Quick night in the clubhouse as the Twins want to get back to the hotel so they can rest for Sunday's series finale against the Angels. And there's a lot on the line, as much as there can be in a May game.

The Twins have a chance to go 8-2 on this road trip.

They have a chance to return to .500, at 18-18, for the first time since April 22.

They can take three of four on the road from the Angels.

And they can stay close to Cleveland in the AL Central. The Indians won on Saturday.

They've arrived at this point with a comeback win on Friday and an extra-inning win on Saturday. And they did it on the road, which is a sign of a good team.

"It's huge," said catcher Mitch Garver, whose RBI double in the 12th was the game-winning hit. "This is a long road trip for us. Three cities is a lot. You get towards the end and guys are tired. They are missing home and want to get back. Pulling out those wins hopefully taking the series tomorrow, that's a huge boost for us heading home for a long homestand. And it's a tough team to pitch against and a tough team to hit against."

One thing from tonight's game, and then we all can go to bed.

When Mike Trout reached third base in the 11th inning after advancing on Justin Upton's flyout for the second out, Garver went to the mound to speak with reliever Trevor Hildenberger to come up with a strategy against Albert Pujols. But they turned around and saw that Pujols was being intentionally walked. Manager Paul Molitor's plan overrode theirs.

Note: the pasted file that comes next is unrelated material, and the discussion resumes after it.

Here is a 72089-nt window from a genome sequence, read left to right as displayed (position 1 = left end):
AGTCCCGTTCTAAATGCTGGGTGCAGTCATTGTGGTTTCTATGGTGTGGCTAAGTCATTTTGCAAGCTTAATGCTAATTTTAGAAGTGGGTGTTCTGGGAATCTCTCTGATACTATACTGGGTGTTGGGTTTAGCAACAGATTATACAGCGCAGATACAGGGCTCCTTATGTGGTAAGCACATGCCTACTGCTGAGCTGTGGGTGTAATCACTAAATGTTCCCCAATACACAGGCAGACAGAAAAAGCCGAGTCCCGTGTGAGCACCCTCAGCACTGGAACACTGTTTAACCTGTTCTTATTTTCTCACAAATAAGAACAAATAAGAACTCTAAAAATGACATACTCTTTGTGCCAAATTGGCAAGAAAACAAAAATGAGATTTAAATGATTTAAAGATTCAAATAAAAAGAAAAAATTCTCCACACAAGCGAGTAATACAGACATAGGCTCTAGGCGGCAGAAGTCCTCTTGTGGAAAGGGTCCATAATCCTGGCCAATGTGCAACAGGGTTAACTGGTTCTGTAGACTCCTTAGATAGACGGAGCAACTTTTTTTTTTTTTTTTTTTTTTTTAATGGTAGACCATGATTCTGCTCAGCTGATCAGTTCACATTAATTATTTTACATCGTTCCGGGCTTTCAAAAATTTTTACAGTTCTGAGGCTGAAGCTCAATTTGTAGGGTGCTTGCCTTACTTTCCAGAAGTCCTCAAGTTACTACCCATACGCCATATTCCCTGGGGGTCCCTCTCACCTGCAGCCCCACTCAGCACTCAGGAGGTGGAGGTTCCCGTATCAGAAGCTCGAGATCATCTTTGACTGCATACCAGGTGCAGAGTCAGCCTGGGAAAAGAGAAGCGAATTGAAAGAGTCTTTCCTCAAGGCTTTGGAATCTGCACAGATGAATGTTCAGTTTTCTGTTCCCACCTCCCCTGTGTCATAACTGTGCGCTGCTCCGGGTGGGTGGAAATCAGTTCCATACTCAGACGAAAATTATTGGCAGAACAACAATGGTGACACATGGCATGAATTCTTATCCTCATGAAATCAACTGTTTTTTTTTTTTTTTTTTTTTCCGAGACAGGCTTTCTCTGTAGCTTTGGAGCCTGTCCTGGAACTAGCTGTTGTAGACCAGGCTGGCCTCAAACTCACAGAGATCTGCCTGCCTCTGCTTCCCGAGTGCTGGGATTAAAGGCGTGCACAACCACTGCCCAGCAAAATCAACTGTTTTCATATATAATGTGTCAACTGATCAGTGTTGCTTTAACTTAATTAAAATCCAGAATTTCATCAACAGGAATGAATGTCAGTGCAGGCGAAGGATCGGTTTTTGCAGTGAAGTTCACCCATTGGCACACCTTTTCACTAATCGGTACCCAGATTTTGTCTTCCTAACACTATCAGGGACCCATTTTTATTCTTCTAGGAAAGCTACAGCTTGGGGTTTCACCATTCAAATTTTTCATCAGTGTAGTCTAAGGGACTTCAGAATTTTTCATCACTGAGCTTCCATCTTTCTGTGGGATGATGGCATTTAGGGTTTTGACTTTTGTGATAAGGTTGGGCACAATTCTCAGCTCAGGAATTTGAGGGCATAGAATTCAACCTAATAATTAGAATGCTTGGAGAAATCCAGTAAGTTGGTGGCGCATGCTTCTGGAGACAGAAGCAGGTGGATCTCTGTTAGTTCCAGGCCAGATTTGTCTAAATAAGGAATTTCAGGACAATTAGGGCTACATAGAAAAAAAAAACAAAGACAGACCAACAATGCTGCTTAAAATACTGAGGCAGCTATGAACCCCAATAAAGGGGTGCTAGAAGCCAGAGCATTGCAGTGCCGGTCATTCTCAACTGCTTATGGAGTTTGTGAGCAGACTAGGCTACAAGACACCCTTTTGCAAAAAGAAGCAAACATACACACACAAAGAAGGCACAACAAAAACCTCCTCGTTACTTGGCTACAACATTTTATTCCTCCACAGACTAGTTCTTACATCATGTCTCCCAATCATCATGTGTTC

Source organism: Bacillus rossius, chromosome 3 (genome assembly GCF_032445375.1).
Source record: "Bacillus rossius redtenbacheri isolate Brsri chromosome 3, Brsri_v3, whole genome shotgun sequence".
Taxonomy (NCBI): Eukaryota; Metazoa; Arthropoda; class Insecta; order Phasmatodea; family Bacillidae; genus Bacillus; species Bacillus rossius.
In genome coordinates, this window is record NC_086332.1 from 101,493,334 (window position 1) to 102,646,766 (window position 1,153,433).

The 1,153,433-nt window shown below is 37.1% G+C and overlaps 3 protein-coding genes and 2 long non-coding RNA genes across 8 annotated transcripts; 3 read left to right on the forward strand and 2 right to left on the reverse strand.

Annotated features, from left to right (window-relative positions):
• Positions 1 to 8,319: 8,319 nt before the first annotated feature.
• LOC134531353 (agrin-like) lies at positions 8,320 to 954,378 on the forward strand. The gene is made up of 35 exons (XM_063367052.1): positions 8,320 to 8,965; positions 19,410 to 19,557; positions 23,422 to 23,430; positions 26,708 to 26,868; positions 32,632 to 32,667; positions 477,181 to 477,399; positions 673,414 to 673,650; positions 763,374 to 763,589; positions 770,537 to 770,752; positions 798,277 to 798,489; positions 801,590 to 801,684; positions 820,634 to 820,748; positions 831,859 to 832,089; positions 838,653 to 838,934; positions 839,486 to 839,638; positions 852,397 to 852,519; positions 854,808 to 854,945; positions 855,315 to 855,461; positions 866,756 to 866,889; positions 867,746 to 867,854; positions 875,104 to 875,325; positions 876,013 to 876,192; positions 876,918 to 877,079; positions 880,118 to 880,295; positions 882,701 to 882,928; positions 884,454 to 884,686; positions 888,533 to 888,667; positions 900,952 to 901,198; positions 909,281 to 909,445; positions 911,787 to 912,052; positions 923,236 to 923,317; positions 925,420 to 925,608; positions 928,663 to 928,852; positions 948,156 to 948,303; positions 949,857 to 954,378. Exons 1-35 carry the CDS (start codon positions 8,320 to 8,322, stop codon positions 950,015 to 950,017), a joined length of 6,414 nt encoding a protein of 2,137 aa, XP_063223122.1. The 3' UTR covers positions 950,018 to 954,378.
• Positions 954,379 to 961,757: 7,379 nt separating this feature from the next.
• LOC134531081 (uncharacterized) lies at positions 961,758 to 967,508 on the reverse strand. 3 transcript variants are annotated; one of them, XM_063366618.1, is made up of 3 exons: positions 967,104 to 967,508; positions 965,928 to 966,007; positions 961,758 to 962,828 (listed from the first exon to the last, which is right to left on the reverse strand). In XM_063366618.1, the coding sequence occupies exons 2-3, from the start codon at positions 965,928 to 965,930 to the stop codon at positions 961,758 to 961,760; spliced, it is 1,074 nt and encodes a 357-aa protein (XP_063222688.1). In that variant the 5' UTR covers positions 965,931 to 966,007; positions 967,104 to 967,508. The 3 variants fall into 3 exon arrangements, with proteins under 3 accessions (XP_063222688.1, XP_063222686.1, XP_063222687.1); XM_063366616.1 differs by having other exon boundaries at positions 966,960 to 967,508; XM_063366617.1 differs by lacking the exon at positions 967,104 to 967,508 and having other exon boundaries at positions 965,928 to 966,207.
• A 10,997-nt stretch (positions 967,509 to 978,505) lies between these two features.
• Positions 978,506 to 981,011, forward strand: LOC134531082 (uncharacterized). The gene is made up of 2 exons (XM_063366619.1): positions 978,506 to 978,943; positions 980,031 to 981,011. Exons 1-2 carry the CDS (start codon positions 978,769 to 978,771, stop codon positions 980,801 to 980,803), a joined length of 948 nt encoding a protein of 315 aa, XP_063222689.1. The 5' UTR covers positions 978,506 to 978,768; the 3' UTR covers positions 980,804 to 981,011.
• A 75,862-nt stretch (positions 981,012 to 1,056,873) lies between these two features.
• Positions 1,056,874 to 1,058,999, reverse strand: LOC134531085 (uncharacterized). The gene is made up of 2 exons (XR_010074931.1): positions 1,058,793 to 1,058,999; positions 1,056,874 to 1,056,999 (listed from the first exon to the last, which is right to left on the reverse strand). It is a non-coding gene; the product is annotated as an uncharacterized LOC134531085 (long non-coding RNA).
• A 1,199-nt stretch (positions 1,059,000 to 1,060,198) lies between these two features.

"And then [Andrelton] Simmons comes up and it’s the same thing," Garver said. "We’re kind of going through the same plan and then he’s on first base as well. I look at Hildy and I’m like, 'Hey, here we go. This is the time. This is gut check.' "

Molitor did not want Pujols, who is not as great as he once was but still dangerous, and Simmons, batting .351 entering the game, to beat him. So he walked both to set up a force play at any base.

Also. Hildenberger was pitching for the third consecutive game. Molitor wanted to use the few pitches Hildenberger had against reserve Jefry Marte, who had entered the game in the ninth inning. Molitor bounced the idea off his coaches, then went for it.

"I had a Hall of Famer and a guy who is leading the league in hitting," Molitor said. "And I went for the guy who just came into the game a couple innings ago."

A wild pitch — possible with Hildenberger's funky stuff — and the game is over. A walk, and the game is over. Another hit batter, as Hildenberger did with his very first pitch of the inning to Zack Cozart, and the game is over.

But Hildenberger felt the urgency to throw strikes and got Marte to tap back to him to end the inning.

"Mollie put me in a position where I had to throw strikes and I appreciate that vote of confidence," Hildenberger said. "Challenge a guy and try to have him put it on the ground. That’s why we loaded the bases. Luckily it worked out for us.”
Things worked out for the second straight night. What tricks do the Twins have up their sleeves for Sunday's finale? We'll find out in a few hours..... 

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